It is important to understand that no product can guarantee a unit will not be stolen. The aim is to deter a thief who prefers easier pickings or to slow down the more determined thief, or the one with a good toolbox containing large lever bars and disc cutters.


There are tools that can help the thief, protect your kit with good security

Fitting more than one security measure should slow down a thief more than simply using one. When looking at mechanical security devices remember there are at least two things to consider: the strength of the material it is made of; and the lock. A wheel clamp made of thick high-grade steel is worthless if secured by a cheap lock that can be defeated in a minute.

You will also need to consider the requirements of your insurance company. Often policies will require a minimum of a hitchlock and wheel clamp to be fitted to a caravan for standard cover, but will give discounts if higher grade measures like an approved wheel lock or tracker device is fitted.

Don't forget to make sure the thief knows the device is fitted so brightly coloured devices or stickers in the window help, though some tracker devices depend on being hidden and unknown to the thief.

Available products

Hitch locks

Milenco hitchlock

A hitch lock such as this will provide some protection against theft

A good hitch lock will provide a reasonable degree of protection from the opportunist thief, but it will not provide sufficient security on its own as the determined thief can bypass the device. Buy one that is manufactured from heavy steel and covers the hitch fixing bolts. Some hitch locks can lock the caravan to the car towball and this is useful when stopping at a service station en route to a campsite. Even if designed to do so we do not recommend leaving the hitch lock fitted while in transit, it may hinder the Emergency Services.

Wheel clamps 

Wheel clamps come in all sorts of qualities, but a good product will help deter thieves as it takes time to remove. It should always be used whenever the caravan is left unattended, at home or away. 

Small wheel lock 

Remember, if the product is heavy, bulky and difficult to fit, you are less likely to use it and however effective it is, it's useless unless it's fitted. For example, take a couple of Milenco products, both Gold Sold Secure gold rated wheel clamps. The Original wheel clamp is ideal for taking away at a relatively lightweight 12.3kg, while its big brother the Mega Clamp is far heavier at 27.5kg and boasts concrete-filled arms that will resist most forms of attack disc cutters and oxyacetylene burning.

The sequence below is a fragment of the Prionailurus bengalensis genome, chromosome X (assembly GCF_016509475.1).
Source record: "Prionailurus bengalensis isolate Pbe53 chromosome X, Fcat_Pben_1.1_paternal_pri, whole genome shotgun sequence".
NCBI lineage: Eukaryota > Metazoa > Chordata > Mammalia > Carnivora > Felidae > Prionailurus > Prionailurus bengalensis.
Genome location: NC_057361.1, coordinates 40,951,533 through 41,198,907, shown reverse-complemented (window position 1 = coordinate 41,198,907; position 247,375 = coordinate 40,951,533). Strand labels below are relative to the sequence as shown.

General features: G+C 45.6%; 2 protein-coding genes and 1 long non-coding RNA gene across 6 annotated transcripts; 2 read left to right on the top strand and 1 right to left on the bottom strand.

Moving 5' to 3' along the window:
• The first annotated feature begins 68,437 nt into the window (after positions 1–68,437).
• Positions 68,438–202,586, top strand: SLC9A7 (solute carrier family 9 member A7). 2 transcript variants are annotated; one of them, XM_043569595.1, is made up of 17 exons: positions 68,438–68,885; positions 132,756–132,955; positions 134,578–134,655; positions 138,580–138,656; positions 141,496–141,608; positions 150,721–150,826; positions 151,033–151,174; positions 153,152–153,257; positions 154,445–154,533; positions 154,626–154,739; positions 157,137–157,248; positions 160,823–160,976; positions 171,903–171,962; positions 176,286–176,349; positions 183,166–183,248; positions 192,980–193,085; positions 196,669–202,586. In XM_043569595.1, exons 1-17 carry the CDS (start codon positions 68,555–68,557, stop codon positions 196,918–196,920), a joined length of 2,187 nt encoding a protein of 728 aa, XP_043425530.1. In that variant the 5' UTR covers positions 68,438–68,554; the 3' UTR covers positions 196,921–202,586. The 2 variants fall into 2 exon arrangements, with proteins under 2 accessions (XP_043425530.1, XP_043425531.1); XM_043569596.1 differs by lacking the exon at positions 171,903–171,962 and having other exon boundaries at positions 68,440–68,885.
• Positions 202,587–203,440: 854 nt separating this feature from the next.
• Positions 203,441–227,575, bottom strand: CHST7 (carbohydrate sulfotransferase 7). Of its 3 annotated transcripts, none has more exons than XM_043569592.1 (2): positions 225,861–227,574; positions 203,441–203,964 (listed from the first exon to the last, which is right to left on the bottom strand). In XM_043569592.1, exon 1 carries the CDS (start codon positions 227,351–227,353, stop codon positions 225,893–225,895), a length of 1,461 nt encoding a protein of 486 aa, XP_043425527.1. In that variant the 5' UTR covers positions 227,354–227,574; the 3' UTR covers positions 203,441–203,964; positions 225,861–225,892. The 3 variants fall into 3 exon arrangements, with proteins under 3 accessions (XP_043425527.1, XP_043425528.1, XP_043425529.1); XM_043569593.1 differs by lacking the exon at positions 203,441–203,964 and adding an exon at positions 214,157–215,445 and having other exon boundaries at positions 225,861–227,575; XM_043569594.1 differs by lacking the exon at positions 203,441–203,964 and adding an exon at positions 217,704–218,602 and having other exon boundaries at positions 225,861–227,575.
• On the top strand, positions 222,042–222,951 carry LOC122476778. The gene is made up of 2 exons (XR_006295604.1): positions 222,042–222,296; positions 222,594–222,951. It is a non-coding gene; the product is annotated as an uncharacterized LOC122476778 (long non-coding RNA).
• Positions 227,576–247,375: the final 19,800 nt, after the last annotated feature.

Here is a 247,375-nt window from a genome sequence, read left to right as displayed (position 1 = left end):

The Mega Clamp should provide better protection and could be a good choice for when the caravan is left in storage but may be too large to take away on holiday. Remember to read the manufacturer's instructions and comply with them. Also, some clamps leave the unit's wheel nuts exposed meaning the clamp can be removed by removing the wheel. In this case, you may like to consider using locking wheel nuts alongside the clamp.

Wheel locks 

Al-Ko Secure wheel lock 

An Al-Ko Secure wheel lock has to be matched to your wheel design to provide a perfect fit

AL-Ko make a security device that fits through the caravan's wheel to an axle-mounted receiver. These are made to Sold Secure's Diamond standard, unique to wheel locks, and are recognised as an effective security lock for caravans. The use of these Diamond standard wheel locks will usually produce a significant reduction in your insurance premium. But note the AL-KO wheel locks are specific to the cast of the alloy wheels and a new lock may be needed when you change your caravan.


There is a disadvantage to these locks in that you have to align the wheel and the receiver perfectly to fit them. This is not usually a problem in storage, but on site when you have achieved your perfect level on the ramp, how do you then align the wheel aperture with the hub? One solution is to use a wheel leveller rather than ramp. It can also be challenging to fit the locks to both wheels on a twin-axle caravan. You are likely to need a jack to position the second receiver although a product called LockNLevel may provide a solution.

Security posts

Security post